I know, I know, it feels as though fall has barely… fallen. Many of us are still clinging to the dying breaths of summer. And in some areas we may still be enjoying unseasonably clement weather. But when it comes to your garden, it’s important to be proactive, and prepared for the rigors of the season. After all, in these troubled and unpredictable times, your garden has taken on a new level of importance. In a world that seems full of risk and danger, a world where the uncovered mouth and nose of a stranger can seem like a potentially life threatening risk, we’re all spending a little more time in our gardens to get our daily dose of plants, trees, grass and fresh air. Spending time out doors is a great stress reliever and a natural mood booster that we all need more than ever in this period of uncertainty.
The good news, however, is that you don’t need to wait until spring to roll around to enjoy spending time in the garden. You can continue to enjoy the beauty of your own little piece of nature throughout fall and even in the winter months. It’s just a case of being proactive and getting ready to face the coming challenges of next season.
Clear your pathways
Fall and winter alike can present challenges for your pathways. Fallen leaves, frost and eventually snow can make it less easy and safe to navigate your garden’s walkways. So now’s the time to check that your snowblower is ready for action. If your machine needs oil you may find this useful. Rake up leaves on a daily basis and keep an eye out for rogue weeds. They can be particularly aggressive in the winter months. Remember, don’t throw your fallen leaves away. Keep them to one side for composting to make your garden more sustainable.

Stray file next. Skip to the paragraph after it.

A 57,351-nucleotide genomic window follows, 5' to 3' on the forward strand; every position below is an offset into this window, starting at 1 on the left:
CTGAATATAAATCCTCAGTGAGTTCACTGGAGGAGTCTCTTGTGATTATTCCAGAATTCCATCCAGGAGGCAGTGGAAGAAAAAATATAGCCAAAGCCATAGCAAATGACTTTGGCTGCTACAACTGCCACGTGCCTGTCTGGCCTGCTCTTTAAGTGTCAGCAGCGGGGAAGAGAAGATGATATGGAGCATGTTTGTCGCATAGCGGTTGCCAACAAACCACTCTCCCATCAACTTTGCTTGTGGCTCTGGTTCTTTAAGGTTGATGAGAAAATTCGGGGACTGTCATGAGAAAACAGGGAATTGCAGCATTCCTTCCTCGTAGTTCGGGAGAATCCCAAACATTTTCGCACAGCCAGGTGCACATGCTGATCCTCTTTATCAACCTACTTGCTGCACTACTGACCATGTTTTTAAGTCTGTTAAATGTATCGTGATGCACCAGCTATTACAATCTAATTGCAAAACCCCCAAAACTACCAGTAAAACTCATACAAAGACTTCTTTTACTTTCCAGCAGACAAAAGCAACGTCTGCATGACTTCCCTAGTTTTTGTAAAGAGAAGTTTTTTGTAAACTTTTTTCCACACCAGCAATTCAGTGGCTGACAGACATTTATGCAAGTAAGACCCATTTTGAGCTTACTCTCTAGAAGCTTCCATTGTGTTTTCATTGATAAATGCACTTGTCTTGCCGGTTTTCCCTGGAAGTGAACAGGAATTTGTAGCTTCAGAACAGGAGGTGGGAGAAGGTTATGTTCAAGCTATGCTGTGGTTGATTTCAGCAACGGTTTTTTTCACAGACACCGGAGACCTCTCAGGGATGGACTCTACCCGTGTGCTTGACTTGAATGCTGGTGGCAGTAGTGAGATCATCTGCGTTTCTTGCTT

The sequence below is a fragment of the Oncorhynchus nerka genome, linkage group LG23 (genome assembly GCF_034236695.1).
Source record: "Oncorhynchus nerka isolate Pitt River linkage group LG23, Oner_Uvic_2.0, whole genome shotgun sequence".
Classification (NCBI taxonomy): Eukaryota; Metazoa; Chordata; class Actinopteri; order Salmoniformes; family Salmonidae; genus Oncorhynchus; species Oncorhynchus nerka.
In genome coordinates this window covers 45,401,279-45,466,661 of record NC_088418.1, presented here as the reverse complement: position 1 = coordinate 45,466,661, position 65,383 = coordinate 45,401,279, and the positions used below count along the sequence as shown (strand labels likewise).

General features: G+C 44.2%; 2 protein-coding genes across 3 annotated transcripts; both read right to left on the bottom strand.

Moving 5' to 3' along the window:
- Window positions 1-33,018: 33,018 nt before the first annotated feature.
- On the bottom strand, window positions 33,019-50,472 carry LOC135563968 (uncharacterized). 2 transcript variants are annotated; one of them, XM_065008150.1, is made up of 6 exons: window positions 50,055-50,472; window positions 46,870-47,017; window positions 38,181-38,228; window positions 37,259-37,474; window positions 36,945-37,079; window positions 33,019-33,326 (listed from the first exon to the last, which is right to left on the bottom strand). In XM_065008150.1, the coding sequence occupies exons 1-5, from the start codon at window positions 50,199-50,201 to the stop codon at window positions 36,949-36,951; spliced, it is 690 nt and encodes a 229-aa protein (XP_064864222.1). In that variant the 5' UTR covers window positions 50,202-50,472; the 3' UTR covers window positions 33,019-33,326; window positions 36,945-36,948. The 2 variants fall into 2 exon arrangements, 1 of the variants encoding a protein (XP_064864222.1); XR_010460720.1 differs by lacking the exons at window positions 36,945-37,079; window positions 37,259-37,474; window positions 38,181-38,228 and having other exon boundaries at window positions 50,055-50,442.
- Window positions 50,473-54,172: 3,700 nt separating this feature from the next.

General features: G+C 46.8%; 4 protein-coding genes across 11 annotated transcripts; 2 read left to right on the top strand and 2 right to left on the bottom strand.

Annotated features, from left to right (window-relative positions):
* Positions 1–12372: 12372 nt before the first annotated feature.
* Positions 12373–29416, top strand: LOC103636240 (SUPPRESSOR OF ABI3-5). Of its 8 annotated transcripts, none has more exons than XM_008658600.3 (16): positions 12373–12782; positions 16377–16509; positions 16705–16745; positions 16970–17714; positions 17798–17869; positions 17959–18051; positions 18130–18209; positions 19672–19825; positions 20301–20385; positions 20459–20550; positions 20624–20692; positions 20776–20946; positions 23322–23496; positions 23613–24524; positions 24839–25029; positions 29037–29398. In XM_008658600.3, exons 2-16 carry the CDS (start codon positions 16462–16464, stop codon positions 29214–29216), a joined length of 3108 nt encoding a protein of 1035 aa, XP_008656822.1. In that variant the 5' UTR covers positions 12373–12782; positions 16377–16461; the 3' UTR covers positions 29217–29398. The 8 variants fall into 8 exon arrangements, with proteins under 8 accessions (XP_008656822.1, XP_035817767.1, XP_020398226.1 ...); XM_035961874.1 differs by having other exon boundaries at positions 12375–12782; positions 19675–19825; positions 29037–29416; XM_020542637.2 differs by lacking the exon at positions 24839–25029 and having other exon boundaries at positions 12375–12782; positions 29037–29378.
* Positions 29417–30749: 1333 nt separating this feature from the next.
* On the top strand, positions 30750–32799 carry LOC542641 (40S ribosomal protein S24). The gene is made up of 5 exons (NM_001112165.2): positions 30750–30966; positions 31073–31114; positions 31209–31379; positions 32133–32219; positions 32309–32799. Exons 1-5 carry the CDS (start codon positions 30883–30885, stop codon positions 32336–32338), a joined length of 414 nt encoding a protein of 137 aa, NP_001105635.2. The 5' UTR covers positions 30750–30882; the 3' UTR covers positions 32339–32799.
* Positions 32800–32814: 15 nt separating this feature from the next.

Insulate plants and shrubs from cold damage
Many of the shrubs and plants in your garden will appear to die off in the winter months but bounce back with an explosion of color next spring. Just make sure you protect the roots. You may want to wrap up pots containing shrubs to insulate the roots from cold damage.
Protect your most vulnerable plants
Newly planted woodland plants land flowers may still be vulnerable and may not survive the cold winter unprotected. Fortunately, a little preparation can keep them safe until spring. Create a wigwam style tent out of bamboo canes and fleece or enviromesh fabric to protect them from the cold.
Aerate your lawn
Over the winter months the soil in your lawn can become compacted, preventing the grass and other plants from getting access to the nutrients in the soil. Aerating your lawn in fall can keep it healthy throughout winter and ensure a thick, healthy and lustrous lawn come spring.
It’s for the birds!
Finally, one of the best things about spending time in the garden is watching wild animals and birds at play. And when winter rolls around, passing birds will need all the help they can get. Make sure you leave a bird bath out for them as well as a table filled with snacks like peanuts and seeds.